This study investigates the impact of commonplace lossy image compression on face recognition algorithms with regard to the racial characteristics of the subject. We adopt a recently proposed racial phenotype-based bias analysis methodology to measure the effect of varying levels of lossy compression across racial phenotype categories. Additionally, we determine the relationship between chroma-subsampling and race-related phenotypes for recognition performance. Prior work investigates the impact of lossy JPEG compression algorithm on contemporary face recognition performance. However, there is a gap in how this impact varies with different race-related inter-sectional groups and the cause of this impact. Via an extensive experimental setup, we demonstrate that common lossy image compression approaches have a more pronounced negative impact on facial recognition performance for specific racial phenotype categories such as darker skin tones (by up to 34.55%). Furthermore, removing chromasubsampling during compression improves the false matching rate (up to 15.95%) across all phenotype categories affected by the compression, including darker skin tones, wide noses, big lips, and monolid eye categories. In addition, we outline the characteristics that may be attributable as the underlying cause of such phenomenon for lossy compression algorithms such as JPEG.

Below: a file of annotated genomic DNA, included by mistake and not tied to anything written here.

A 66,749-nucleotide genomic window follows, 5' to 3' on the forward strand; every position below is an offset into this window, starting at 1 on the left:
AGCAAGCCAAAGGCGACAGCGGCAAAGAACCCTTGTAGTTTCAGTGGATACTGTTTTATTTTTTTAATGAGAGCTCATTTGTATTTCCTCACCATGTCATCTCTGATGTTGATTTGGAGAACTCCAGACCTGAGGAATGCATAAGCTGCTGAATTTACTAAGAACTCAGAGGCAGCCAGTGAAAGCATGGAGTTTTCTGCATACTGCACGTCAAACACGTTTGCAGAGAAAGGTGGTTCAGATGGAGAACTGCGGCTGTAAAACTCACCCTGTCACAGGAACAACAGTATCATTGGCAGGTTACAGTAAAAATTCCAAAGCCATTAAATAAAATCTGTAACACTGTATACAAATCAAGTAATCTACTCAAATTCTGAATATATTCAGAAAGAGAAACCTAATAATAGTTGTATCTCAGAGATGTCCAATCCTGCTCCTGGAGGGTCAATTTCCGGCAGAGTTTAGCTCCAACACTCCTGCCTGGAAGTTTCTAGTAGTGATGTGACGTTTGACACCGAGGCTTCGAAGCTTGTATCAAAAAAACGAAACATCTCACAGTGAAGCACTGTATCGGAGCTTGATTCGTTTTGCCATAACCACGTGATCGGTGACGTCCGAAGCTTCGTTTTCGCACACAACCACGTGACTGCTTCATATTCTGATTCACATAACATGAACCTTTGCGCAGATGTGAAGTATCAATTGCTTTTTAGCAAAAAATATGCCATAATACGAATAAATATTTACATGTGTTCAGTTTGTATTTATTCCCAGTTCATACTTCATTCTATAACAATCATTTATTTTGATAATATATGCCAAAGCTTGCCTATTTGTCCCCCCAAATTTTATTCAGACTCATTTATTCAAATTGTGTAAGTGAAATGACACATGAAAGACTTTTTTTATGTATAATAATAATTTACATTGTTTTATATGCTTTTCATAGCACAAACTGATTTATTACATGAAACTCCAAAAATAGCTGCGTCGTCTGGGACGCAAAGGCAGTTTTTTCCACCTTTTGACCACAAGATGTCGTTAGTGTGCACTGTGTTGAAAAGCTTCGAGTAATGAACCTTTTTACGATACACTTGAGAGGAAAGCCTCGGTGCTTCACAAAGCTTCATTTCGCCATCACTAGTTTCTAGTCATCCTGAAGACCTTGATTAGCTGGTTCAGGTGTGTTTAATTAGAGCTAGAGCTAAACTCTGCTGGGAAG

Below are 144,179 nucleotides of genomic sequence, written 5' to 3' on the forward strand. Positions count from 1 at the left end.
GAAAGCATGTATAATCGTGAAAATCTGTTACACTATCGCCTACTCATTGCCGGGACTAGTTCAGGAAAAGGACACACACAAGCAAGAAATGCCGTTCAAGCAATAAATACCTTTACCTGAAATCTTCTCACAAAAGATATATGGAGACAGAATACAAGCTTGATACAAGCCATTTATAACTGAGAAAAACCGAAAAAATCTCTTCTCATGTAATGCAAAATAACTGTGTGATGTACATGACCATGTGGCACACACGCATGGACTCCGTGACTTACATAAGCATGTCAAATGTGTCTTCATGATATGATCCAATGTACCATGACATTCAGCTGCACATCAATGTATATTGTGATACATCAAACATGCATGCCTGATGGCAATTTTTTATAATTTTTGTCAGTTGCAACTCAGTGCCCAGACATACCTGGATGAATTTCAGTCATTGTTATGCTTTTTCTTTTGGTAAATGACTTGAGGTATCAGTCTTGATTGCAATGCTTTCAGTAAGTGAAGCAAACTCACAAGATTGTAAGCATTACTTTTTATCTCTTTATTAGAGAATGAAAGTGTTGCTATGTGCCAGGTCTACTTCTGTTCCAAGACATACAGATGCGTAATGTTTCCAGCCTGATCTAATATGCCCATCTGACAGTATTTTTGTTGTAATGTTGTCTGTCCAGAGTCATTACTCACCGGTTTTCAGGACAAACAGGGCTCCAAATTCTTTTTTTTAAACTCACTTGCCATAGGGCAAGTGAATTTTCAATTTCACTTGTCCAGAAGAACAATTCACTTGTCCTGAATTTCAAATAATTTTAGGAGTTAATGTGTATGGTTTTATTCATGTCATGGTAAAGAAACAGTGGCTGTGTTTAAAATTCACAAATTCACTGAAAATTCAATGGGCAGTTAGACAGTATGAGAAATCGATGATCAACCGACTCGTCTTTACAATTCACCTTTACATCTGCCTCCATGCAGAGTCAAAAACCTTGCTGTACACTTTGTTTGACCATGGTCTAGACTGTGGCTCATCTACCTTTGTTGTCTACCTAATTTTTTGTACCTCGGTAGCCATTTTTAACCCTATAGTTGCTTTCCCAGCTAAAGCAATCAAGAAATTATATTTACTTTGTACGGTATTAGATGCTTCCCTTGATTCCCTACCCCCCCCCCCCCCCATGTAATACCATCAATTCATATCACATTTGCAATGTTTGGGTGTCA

Yucer, S., Poyser, M., Al Moubayed, N., & Breckon, T. (2022). Does lossy image compression affect racial bias within face recognition?.